GENEVA / SOMALIA CHILDREN FAMINE RISK

13-Sep-2022 00:01:49
Catastrophic hunger levels in Somalia have left more than 513,000 children at risk of dying, 173,000 more than during the 2011 famine, UN humanitarians warned on Tuesday. UNTV CH
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STORY: GENEVA / SOMALIA CHILDREN FAMINE RISK
TRT: 1:49
SOURCE: UNTV CH
RESTRICTIONS: NONE
LANGUAGE: ENGLISH / NATS

DATELINE: 13 SEPTEMBER 2022, GENEVA, SWITZERLAND
SHOTLIST
1. Med shot, UN Geneva flag alley
2. Wide shot, panel of speakers, press room
3. SOUNDBITE (English) James Elder, spokesperson, United Nations Children's Fund (UNICEF):
“To be clear, there’s 386,000 - 386,000 children - six to 59 months, that’s increased to more than half a million, to 513,000, that’s a 33 percent increase. Said one more way, it means 127 thousand more children are at risk of death.”
4. Close up shot, screen showing speaker
5. SOUNDBITE (English) James Elder, spokesperson, United Nations Children's Fund (UNICEF):
“Children are already dying, our partners report that some stabilization centres are, in fact, full, and critically-ill children are receiving treatment on the floor.”
6. Med shot, journalists, press room
7. SOUNDBITE (English) James Elder, spokesperson, United Nations Children's Fund (UNICEF):
“In the famine of 2011, the number was 340,000 children required treatment, today, it’s 513(000). So, we have more than half a million facing preventable death. It’s a number, it’s a pending nightmare we have not seen this century.”
8. Med shot, journalists taking notes
9. SOUNDBITE (English) James Elder, spokesperson, United Nations Children's Fund (UNICEF):
“This is not just about nutrition, severely malnourished children are, in fact, up to 11 times more likely to die from things like diarrhoea and measles than well-nourished boys and girls.”
10. Med shot, journalists taking notes
11. SOUNDBITE (English) El-Khidir Daloum, Somalia Representative and Country Director, World Food Programme (WFP):
“We know that the deaths, half of the deaths of 2011, happened before the declaration of famine, so we know that.”
12. Med shot, journalists taking notes, screen showing speaker
13. SOUNDBITE (English) El-Khidir Daloum, Somalia Representative and Country Director, World Food Programme (WFP):
“As we speak right now, we are heading to 15 areas classified as hard-to-reach areas, and we are scaling up together with UNICEF the nutrition and the priority areas.”
14. Med shot, journalists taking notes
STORYLINE
Catastrophic hunger levels in Somalia have left more than 513,000 children at risk of dying, 173,000 more than during the 2011 famine, UN humanitarians warned on Tuesday (13 Sep).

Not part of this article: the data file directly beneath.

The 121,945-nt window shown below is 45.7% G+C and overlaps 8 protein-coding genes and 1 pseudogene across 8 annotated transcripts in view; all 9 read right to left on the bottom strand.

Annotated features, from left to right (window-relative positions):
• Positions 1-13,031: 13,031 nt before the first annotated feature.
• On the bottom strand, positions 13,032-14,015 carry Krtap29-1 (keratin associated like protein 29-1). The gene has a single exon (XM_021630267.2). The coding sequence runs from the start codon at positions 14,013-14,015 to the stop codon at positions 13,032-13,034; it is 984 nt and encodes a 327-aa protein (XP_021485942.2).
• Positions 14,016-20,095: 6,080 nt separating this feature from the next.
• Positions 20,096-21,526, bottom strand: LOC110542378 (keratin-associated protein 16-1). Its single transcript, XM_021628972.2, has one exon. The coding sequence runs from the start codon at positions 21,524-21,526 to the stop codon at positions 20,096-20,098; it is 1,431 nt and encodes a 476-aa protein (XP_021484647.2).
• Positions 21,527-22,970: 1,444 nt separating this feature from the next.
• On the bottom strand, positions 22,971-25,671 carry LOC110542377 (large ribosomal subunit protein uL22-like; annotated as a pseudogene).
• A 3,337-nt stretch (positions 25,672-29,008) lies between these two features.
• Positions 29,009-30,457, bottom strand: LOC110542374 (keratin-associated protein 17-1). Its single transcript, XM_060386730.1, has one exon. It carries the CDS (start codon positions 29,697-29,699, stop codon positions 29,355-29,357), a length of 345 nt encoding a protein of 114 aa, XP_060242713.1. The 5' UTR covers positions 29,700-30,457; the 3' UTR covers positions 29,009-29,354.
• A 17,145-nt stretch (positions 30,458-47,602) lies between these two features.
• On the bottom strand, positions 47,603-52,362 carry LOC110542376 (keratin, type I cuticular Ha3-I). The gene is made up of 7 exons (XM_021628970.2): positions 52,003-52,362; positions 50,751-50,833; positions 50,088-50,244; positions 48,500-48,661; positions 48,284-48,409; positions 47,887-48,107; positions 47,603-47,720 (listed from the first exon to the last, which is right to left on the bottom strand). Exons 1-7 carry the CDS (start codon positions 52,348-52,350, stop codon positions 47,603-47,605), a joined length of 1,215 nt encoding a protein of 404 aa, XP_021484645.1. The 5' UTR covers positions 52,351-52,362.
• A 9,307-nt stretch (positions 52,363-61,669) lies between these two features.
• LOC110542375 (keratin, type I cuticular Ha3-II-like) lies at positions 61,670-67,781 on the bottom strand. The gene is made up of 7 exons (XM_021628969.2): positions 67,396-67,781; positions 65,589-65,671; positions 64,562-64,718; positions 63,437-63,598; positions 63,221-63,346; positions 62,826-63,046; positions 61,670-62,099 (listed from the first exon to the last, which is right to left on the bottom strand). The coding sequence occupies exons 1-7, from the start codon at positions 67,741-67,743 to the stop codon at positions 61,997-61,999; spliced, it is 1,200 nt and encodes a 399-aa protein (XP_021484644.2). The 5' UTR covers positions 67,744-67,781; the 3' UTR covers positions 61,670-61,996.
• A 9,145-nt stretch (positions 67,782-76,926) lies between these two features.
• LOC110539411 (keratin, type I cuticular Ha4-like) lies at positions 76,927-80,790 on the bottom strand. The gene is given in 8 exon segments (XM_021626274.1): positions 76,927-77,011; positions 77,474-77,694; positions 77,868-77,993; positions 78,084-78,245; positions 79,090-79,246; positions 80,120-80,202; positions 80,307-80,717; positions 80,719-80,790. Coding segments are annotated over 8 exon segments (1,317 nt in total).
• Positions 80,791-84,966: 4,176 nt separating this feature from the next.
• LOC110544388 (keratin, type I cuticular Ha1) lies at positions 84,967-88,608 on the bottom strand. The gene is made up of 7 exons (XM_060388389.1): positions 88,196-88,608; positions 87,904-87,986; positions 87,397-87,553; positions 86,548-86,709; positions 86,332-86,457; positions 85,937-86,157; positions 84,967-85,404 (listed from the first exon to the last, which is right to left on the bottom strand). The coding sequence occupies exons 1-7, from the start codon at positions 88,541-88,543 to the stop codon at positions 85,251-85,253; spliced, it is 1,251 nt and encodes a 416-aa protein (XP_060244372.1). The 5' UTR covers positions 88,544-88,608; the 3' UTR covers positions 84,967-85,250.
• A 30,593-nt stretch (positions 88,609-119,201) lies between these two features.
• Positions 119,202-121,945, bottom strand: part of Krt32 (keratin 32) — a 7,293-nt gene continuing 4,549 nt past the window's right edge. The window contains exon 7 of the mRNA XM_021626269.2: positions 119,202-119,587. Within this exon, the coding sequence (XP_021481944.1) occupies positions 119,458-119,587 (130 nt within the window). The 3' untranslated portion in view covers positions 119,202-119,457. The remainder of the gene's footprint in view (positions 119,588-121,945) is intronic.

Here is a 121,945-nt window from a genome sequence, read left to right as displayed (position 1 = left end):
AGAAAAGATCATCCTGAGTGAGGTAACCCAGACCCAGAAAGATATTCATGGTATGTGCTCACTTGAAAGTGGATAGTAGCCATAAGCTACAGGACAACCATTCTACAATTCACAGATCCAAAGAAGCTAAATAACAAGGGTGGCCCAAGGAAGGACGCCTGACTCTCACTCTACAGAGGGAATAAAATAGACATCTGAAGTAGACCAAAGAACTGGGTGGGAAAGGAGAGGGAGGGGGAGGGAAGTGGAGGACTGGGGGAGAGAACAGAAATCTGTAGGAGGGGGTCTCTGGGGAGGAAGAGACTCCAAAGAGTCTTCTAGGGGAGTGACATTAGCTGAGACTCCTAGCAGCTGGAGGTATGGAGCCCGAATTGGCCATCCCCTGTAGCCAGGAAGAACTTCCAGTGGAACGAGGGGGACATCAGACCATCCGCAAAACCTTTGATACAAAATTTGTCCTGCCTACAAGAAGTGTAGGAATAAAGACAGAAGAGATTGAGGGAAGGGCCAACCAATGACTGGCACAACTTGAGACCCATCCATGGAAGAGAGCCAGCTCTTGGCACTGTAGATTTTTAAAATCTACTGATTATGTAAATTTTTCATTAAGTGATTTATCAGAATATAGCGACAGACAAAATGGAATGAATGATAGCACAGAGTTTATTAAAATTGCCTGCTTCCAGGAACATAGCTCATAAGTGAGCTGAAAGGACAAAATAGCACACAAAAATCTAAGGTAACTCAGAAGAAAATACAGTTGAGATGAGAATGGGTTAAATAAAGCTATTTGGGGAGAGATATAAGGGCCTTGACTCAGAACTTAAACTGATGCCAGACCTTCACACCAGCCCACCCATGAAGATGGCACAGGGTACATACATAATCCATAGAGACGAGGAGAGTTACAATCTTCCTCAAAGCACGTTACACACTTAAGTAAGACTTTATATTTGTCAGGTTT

In a call for immediate funding to help vulnerable communities hit by successive droughts, high food prices, and conflict, the UN Children’s Fund UNICEF, the World Food Programme (WFP), and Food and Agriculture Organization (FAO) stressed that the emergency shows no signs of letting up.

Without action, famine will occur within the next few weeks, FAO said.

The UN agency added that drought-related deaths “have been occurring,” and the toll could be much higher in hard-to-reach rural areas compared with the number recorded in camps for displaced families.

During the famine of 2011, 340,000 children required treatment for severe acute malnutrition, UNICEF spokesperson James Elder told journalists in Geneva.

“Today, it’s 513,000,” he added.

“So, we more than half a million facing preventable death. It’s a number, it’s a pending nightmare we have not seen this century.”

According to FAO, approximately 6.7 million people across Somalia will likely endure high levels of acute food insecurity between October and December this year (IPC Phase 3 or above).

This includes more than 300,000 who have been left “empty-handed” by the country’s triple emergency and who are expected to fall into famine (IPC Phase 5).

In a call for radical change to stop famine from happening again, UNICEF’s Elder described the disturbing scenes in Somalia’s worst-affected region.

“Children are already dying,” he said. “Our partners report that some stabilization centres are, in fact, full and critically-ill children are receiving treatment on the floor.”

With greater funding, more severe and acutely malnourished children can be given lifesaving food that will make them strong enough to ward off diseases, just like healthier youngsters.

“This is not just about nutrition, severely malnourished children are, in fact, up to 11 times more likely to die from things like diarrhoea and measles than well-nourished boys and girls,” Elder said, adding that both diseases “are spiking” in the worst-hit areas.

The UN’s response involves reaching the most vulnerable communities to prevent mass displacement before famine has been declared and to help to promote a faster recovery.

According to FAO, humanitarian assistance has been increasing and reached an average of 3.1 million people per month between April and June 2022 and 4.5 million people per month between July and September 2022.

“We know that the deaths, half of the deaths of 2011, happened before the declaration of famine,” said El-Khidir Daloum, WFP Somalia Representative and Country Director.

“As we speak right now, we are heading to 15 areas classified as hard-to-reach areas, and we are scaling up together with UNICEF the nutrition and the priority areas.”

In June, UNICEF reported that 386,000 children aged six to 59 months needed treatment for severe acute malnutrition.

“That’s increased (today) to more than half a million, to 513,000; that’s a 33 percent increase. Said one more way, it means 127 more thousand more children are at risk of death,” Elder said.
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